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Bulldog Tail Amputation: All You Need to Know

Bulldog Tail Amputation: All You Need to Know

While it might sound scary at first, bulldog tail amputation is not something you should worry about. The surgical procedure of removing the tail serves to prevent infection and inflammation of the tail and the area around it. 


Let’s take a closer look into the topic and determine whether your bulldog needs a tail amputation. 

What is a Bulldog Tail Amputation?

Bulldog tail amputation is a delicate surgical procedure where the end portion of a dog’s spine is removed. That’s what we call “tail”. Tail amputation serves to prevent recurring infections around the tail, which some bulldog breeds are prone to. In these cases, it’s beneficial for your dog to have its tail removed. 

Is The Tail Amputation Necessary?

You should consider tail amputation if your bulldog is suffering from sores and infections in the area even after receiving adequate care. Also, it’s important to note that bulldogs with inverted tails, corkscrew tails, and deep tail pockets are more prone to issues compared to bulldogs with straight tails.

When To Do It?

Firstly, you should try to heal and prevent sores and inflammation by cleaning the area. The best way to do this is by using hydrogen peroxide and a cotton ball. Keep the area dry to prevent any further infection. You can also try antibiotics but consult the vet prior to any treatment.


However, if the problem persists after applying adequate care, tail amputation might be your only option. Your veterinarian will most probably recommend a bulldog’s tail amputation.

The Surgical Procedure

Before the surgery itself, veterinarians will run lab tests on your bulldog to see if it’s fit enough for surgery. Anaesthesia is applied in the surgery so it’s necessary that your dog is healthy in order to handle it.


After the results are positive, your dog is put under anaesthesia. Once the effects are on, the surgeon determines the point on the tail where he’ll perform the surgery. 


When everything is ready, the surgeon will proceed to amputate a part of the tail. After the successful procedure, your bulldog will most probably spend the night in the pet hospital.


It’s a common procedure nowadays, considered to be routinely done, and your dog shouldn’t face any difficulties. With that being said, there’s no reason to worry! 

Care After The Procedure

After the successful tail amputation, you should clean and dry your bulldog’s wound for the next 30 days. After that, the wound should be completely healed. Your vet might also prescribe some medications such as antibiotics or painkillers. He will give you clear instructions on using them properly. 


It’s recommended to use an Elizabethan collar until the wound is healed as your bulldog will try to bite it. Same as you would scratch a healing wound.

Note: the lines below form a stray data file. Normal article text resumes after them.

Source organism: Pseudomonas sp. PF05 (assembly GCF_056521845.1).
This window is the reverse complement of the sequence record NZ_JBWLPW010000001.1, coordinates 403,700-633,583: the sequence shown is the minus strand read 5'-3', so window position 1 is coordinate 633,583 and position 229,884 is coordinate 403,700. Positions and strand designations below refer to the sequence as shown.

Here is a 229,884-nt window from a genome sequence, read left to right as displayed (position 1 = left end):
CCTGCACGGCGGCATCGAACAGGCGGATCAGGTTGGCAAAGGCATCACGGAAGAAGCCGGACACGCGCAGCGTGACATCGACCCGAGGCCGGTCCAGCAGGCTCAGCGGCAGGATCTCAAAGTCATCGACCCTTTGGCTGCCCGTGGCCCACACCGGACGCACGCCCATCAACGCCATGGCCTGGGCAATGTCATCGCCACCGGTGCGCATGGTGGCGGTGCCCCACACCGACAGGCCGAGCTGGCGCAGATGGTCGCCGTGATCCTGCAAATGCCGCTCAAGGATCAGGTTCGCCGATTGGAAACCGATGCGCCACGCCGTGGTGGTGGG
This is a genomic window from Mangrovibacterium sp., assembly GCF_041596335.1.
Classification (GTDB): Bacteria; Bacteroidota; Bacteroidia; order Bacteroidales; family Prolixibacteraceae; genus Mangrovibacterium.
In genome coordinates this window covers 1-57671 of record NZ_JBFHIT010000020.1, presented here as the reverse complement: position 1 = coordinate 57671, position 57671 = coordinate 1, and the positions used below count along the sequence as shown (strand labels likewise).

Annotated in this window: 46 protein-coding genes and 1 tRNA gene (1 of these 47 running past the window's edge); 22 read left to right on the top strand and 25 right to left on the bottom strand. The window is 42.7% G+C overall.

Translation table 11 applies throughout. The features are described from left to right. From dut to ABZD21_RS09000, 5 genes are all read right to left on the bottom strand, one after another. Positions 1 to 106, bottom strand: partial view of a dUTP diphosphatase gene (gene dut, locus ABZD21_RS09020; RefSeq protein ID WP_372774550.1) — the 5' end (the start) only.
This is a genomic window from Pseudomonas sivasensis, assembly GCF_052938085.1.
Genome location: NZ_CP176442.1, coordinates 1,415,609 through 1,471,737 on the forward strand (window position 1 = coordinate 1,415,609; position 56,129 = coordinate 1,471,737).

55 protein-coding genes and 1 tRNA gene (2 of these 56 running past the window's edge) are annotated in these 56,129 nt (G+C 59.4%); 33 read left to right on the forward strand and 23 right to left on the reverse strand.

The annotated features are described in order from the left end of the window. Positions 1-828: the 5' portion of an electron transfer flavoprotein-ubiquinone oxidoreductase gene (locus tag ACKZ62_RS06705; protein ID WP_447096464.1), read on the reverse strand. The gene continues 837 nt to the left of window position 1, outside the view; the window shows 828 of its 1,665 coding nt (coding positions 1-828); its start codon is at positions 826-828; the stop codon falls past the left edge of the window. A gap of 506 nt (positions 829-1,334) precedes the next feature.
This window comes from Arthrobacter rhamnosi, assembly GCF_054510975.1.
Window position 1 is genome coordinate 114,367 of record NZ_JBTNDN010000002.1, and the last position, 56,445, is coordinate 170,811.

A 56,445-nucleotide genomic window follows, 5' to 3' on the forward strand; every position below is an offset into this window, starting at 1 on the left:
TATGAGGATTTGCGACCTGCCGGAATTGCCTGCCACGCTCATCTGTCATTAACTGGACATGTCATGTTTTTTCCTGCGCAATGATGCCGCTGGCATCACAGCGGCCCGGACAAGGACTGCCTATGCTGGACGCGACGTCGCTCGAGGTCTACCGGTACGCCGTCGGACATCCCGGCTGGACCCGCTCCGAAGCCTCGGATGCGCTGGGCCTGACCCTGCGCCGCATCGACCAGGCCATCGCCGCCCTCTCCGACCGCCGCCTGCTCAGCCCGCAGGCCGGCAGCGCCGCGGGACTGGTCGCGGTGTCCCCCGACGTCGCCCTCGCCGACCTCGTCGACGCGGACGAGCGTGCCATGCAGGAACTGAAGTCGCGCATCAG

Bulldog Tail Amputation Cost

Bulldog tail amputation can cost anywhere from $700 to $3000. There are many factors that go into determining the final price of your bulldog’s tail amputation. Things such as geographical location, length of stay, the extent of the injury, and the clinic itself. The expertise of the surgeon also influences the price, but it’s highly recommended to go with a bulldog specialist even though it might come pricier compared to a usual veterinary surgeon. 


The price should include the cost of anaesthesia, hospital admission, surgical fee, lab tests, medications, and anything else included in the procedure. 

While it Might Sound Scary at First, It’s Not Something You Should Worry About!

Always make sure to go through precautionary measures first and use hydrogen peroxide to clean the inflamed area and sores. If the issue reoccurs, visit the veterinarian and see if antibiotics can help. 


If neither of those things helped, it’s best for your bulldog to undergo a tail amputation surgery. This will prevent any further issues and allow your bulldog to live a long and happy life! 


Do not hesitate to seek a second opinion before deciding on whether your bulldog should have its tail amputated or not.

3 thoughts on “Bulldog Tail Amputation: All You Need to Know

  1. Rene Gonzalez says:

    I adopted my 9 year old bulldog when he was 4. He came with a horribly infected tail pocket. The gunk coming out was black. He was miserable. I tried everything to clean and manage his pocket tail, and finally decided on amputation. It was the BEST decision ever. He’s no longer living in discomfort and a happy social butterfly.

  2. Brittney W says:

    I wish I could put a post picture of my sweet girl with no tail. She actually had to have some extra skin around her vagina removed at the same time which was a lot more invasive than the tail removal. It was a rough 10 days of recovery, but the tail pocket issues were so much worse. I wish we would’ve had it removed six months prior.

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